News Americas, Washington, D.C.
Haiti’s justice minister says the country will need help from international judges to prosecute former dictator Jean-Claude Duvalier.
Andre Antoine told the Inter-American Commission on Human Rights this week that Haiti’s judges and prosecutors lack the training and experience necessary to handle a case of crimes against humanity, such as Duvalier is accused of committing during his reign more than 25 years ago.
“We recognize that our justice system is weak and needs to be reinforced,” said Antoine. “The magistrates are players in this game, it is like a football match: if they don’t have a good manager, it will be difficult to win.”
Antoine added that prosecution of Duvalier for human rights violations was of international importance.
“It is not only a Haitian matter, because convicting Duvalier would send a psychological message to humanity, to all the dictators or to those who are tempted by power (that) the law will not pardon them, that punishments await them,” he said.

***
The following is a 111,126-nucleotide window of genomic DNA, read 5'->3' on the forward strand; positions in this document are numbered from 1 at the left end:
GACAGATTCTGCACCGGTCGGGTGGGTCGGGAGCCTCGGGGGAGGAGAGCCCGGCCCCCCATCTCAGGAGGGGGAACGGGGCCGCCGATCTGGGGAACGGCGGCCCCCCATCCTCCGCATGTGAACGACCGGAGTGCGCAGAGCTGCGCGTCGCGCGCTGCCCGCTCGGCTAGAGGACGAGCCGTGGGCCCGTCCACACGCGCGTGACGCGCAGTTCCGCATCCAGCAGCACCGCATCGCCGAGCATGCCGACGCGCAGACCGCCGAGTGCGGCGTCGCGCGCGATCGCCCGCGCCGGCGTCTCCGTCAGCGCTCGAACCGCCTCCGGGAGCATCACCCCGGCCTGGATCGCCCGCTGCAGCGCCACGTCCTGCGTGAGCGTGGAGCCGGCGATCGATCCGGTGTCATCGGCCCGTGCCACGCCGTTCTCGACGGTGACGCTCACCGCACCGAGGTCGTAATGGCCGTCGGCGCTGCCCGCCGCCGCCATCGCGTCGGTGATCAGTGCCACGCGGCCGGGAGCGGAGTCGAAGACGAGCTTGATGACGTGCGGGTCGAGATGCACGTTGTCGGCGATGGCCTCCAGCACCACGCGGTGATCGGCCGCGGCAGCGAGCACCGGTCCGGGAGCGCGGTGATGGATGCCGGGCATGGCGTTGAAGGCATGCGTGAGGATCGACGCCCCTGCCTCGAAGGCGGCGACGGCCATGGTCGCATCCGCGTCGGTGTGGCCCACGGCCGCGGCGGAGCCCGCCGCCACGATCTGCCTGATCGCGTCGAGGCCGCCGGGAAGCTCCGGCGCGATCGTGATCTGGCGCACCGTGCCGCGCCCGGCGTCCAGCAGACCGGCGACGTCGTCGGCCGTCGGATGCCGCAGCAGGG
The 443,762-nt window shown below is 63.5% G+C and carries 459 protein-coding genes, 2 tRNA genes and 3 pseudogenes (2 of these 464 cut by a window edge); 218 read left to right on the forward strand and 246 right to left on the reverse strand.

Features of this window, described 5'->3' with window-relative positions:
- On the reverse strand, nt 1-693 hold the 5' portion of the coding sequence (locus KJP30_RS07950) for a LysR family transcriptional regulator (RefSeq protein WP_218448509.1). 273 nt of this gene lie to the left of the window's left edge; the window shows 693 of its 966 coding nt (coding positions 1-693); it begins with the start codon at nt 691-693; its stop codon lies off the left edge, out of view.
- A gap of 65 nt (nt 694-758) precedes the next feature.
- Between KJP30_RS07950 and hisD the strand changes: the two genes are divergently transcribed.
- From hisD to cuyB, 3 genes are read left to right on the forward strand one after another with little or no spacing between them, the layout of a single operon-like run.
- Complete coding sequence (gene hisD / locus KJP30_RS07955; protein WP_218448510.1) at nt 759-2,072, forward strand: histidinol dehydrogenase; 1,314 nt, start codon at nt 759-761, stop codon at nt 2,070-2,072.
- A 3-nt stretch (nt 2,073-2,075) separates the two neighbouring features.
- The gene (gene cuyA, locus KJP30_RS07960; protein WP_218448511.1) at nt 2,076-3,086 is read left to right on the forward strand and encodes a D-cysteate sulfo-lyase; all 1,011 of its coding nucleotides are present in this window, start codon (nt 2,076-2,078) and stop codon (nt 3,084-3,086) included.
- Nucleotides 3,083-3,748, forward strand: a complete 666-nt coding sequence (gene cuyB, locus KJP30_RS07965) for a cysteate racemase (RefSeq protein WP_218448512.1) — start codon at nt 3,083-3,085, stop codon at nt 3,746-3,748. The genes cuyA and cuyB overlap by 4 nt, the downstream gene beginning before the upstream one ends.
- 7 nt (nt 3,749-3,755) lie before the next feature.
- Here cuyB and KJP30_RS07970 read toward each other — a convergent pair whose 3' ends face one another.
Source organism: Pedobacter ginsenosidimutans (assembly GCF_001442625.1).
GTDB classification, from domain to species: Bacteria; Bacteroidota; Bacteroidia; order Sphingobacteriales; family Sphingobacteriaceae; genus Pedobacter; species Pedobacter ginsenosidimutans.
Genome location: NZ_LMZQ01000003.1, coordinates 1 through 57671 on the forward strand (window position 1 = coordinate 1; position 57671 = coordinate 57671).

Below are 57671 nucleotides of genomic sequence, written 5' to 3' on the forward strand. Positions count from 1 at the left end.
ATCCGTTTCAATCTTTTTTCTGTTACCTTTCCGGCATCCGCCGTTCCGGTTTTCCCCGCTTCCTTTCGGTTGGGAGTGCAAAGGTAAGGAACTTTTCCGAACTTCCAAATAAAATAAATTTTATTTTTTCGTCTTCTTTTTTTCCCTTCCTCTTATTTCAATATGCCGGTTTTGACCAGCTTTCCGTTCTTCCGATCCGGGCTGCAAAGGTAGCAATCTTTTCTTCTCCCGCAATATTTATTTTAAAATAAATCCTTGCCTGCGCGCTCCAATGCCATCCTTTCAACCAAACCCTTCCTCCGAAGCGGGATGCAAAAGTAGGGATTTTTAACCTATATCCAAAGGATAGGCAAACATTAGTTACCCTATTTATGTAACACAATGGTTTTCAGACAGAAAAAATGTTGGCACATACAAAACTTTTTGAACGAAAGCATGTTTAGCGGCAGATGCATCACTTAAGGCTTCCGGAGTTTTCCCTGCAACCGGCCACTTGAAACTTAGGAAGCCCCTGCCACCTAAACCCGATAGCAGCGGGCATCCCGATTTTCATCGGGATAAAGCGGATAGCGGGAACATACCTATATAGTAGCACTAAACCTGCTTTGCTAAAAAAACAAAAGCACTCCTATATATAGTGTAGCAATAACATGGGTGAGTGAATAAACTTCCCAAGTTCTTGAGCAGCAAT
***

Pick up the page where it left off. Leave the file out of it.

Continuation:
Meanwhile, former justice minister Jean-Joseph Exume told the commission that 16 individual cases had been filed against Duvalier in the court system starting immediately after his January 16 return to the country from 25 years of exile.
The comments come as Duvalier was released from a Port-Au-Prince hospital where he had been hospitalized since last week.
Thurs. Mar. 31, 2011